Fragile X syndrome, the leading inherited cause of intellectual disability, is due to a genetic mutation that largely eliminates the fragile X protein, a critical element of normal brain development and function.
The fragile X protein modulates neuronal functions, including neurons within the so-called GABAergic system that regulates the activity of neural circuits. The protein’s absence throws that system off kilter, and so far, experimental therapies designed to reset the system by compensating for the missing protein’s functions have not been effective in clinical trials.
Now, researchers at Washington University School of Medicine in St. Louis have identified a previously unknown role for the fragile X protein in the GABAergic system. They have shown that the protein regulates the opening and closing of the GABA-A receptor in neurons from the brain’s memory center, thereby influencing how such neurons process information, a central part of learning and memory.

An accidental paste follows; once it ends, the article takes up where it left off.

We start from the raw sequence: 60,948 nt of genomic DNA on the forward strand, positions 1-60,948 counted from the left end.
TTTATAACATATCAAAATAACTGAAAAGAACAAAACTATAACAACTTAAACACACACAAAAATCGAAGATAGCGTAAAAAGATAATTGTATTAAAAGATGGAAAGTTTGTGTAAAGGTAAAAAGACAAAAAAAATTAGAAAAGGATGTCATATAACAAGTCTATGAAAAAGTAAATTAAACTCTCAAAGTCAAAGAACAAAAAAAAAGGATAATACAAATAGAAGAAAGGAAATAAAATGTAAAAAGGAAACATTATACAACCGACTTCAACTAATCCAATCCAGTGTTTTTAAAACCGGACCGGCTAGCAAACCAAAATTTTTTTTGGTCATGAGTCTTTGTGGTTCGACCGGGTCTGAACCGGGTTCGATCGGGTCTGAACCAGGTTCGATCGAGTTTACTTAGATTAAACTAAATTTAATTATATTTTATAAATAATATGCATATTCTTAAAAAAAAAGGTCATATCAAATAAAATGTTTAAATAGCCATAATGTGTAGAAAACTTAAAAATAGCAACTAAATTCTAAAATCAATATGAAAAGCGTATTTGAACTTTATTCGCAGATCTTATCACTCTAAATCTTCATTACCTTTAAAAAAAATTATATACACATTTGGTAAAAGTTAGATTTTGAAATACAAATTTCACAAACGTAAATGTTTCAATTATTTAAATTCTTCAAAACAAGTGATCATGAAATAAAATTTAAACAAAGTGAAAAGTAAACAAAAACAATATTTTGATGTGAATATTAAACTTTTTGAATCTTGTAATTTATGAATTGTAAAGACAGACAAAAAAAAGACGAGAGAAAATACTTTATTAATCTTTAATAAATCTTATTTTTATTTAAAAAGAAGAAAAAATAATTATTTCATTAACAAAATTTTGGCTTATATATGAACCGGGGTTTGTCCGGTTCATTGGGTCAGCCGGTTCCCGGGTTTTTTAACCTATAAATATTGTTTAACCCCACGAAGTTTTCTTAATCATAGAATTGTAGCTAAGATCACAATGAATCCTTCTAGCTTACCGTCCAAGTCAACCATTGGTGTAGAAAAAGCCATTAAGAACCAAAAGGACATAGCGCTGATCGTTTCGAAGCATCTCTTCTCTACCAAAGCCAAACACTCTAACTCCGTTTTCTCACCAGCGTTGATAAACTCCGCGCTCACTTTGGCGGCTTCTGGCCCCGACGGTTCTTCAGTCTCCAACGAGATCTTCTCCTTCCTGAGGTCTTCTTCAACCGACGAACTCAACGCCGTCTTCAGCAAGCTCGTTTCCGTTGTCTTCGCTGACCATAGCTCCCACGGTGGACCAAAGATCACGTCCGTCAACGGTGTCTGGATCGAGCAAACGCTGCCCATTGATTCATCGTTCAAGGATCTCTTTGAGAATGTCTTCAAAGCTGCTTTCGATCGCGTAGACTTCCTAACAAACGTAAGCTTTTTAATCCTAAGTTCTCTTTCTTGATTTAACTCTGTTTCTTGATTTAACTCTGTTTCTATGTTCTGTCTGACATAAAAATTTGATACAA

The findings, published May 17 in Cell Reports, indicate that the fragile X protein’s role is more complex than previously thought, and that finding effective therapies may depend on a more nuanced understanding of the myriad ways loss of this protein affects the brain.
“People think that since fragile X is related to the loss of a single protein, it is a simple disease that we can quickly understand and fix,” said senior author Vitaly A. Klyachko, PhD, a professor of cell biology and physiology. “But the reality is that the more we study, the more we understand it’s not simple at all. I think part of the reason why clinical trials fail may be because we don’t really understand what’s going on very well. It is possible that we need to fix more than one mechanism at the same time for patients to see any meaningful improvement.”
People with fragile X syndrome have intellectual or learning disabilities, social and behavioral problems, and characteristic physical features such as large ears and long faces. They also often are noted for their friendly dispositions. The condition affects about 1 in 7,000 males and 1 in 11,000 females, with males typically more severely affected. The fragile X gene is located on the X chromosome, so females inherit one good and one bad copy of the gene, but males have only the bad copy. There are no treatments that address the underlying cause.